Beginning January 1, 2018, New York joined three other states to offer paid family leave in the United States. California, New Jersey, Rhode Island, and now New York all offer paid family leave programs funded through employee contributions. Washington state will begin offering paid family leave in 2020, funded through a combination of employer and employee contributions. Washington, D.C., will begin offering paid family leave in 2020 through employer contributions.
As more states implement paid family leave programs and the federal government continues to discuss it, paid family leave benefits as part of health and welfare programs have gained traction. Almost 60% of U.S. employers offer or are planning to offer paid leave in 2018 for new parents, and just under 50% offer or are planning to offer paid leave in 2018 to care for a sick family member.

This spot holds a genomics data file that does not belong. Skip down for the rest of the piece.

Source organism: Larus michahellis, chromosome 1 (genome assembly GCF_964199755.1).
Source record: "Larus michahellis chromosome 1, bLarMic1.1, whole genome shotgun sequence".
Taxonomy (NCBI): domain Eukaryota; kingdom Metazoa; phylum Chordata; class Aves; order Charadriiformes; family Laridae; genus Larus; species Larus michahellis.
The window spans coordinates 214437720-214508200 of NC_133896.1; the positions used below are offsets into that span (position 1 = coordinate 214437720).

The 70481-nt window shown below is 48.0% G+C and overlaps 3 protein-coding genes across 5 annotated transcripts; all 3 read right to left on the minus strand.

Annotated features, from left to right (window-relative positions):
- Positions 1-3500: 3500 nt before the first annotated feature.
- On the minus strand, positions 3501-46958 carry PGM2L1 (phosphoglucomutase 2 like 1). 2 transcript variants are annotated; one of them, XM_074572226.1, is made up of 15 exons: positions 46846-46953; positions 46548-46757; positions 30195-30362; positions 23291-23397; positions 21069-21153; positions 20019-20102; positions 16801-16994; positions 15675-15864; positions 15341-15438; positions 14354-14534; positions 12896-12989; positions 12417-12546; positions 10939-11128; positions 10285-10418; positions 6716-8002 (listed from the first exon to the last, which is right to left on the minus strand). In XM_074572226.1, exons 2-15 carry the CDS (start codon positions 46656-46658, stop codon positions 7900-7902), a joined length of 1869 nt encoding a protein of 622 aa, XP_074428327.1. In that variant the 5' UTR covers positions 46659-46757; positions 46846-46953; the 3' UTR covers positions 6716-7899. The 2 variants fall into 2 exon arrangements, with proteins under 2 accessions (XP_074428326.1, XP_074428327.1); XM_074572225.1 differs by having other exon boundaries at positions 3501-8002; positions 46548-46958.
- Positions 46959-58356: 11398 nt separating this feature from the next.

Details of paid family leave programs vary from state to state. Employers with employees in multiple states need to navigate these different requirements in designing their programs. A summary of paid family leave requirements by state is shown in Figure 1.
In addition to the difference in benefits summarized above, details such as eligibility, waiting periods, and qualifying events, as well as how the benefits are delivered, differ from state to state. Most states provide the benefits through a state fund, although some allow for private insurers to participate in paid family leave, such as New York and New Jersey. New York also allows employers to self-insure their benefits.
As governments and employers (where self-insuring is an option) consider the cost of paid family leave programs, it is important for them to consider the following:
There is limited data available with regard to utilization of paid family leave benefits.